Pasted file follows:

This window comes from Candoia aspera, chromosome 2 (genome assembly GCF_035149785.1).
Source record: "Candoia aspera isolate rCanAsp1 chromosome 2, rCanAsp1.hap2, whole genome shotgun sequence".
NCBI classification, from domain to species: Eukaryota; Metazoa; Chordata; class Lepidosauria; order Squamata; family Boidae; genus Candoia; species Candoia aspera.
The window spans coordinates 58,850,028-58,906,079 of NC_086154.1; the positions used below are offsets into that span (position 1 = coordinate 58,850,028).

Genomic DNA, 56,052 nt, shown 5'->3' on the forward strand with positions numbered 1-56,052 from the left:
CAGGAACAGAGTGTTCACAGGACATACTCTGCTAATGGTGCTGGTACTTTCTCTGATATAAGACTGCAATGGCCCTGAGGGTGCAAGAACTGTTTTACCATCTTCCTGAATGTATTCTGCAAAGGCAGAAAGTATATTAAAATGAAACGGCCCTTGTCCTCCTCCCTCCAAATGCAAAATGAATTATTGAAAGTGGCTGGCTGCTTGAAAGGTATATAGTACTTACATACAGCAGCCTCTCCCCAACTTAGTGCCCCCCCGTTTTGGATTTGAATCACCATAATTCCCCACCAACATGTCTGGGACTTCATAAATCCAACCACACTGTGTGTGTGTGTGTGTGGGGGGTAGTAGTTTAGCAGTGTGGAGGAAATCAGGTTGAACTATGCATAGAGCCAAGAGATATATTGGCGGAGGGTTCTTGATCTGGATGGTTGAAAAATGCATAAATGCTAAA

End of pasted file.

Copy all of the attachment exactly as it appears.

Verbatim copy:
This window comes from Candoia aspera, chromosome 2 (genome assembly GCF_035149785.1).
Source record: "Candoia aspera isolate rCanAsp1 chromosome 2, rCanAsp1.hap2, whole genome shotgun sequence".
NCBI classification, from domain to species: Eukaryota; Metazoa; Chordata; class Lepidosauria; order Squamata; family Boidae; genus Candoia; species Candoia aspera.
The window spans coordinates 58,850,028-58,906,079 of NC_086154.1; the positions used below are offsets into that span (position 1 = coordinate 58,850,028).

Genomic DNA, 56,052 nt, shown 5'->3' on the forward strand with positions numbered 1-56,052 from the left:
CAGGAACAGAGTGTTCACAGGACATACTCTGCTAATGGTGCTGGTACTTTCTCTGATATAAGACTGCAATGGCCCTGAGGGTGCAAGAACTGTTTTACCATCTTCCTGAATGTATTCTGCAAAGGCAGAAAGTATATTAAAATGAAACGGCCCTTGTCCTCCTCCCTCCAAATGCAAAATGAATTATTGAAAGTGGCTGGCTGCTTGAAAGGTATATAGTACTTACATACAGCAGCCTCTCCCCAACTTAGTGCCCCCCCGTTTTGGATTTGAATCACCATAATTCCCCACCAACATGTCTGGGACTTCATAAATCCAACCACACTGTGTGTGTGTGTGTGTGGGGGGTAGTAGTTTAGCAGTGTGGAGGAAATCAGGTTGAACTATGCATAGAGCCAAGAGATATATTGGCGGAGGGTTCTTGATCTGGATGGTTGAAAAATGCATAAATGCTAAA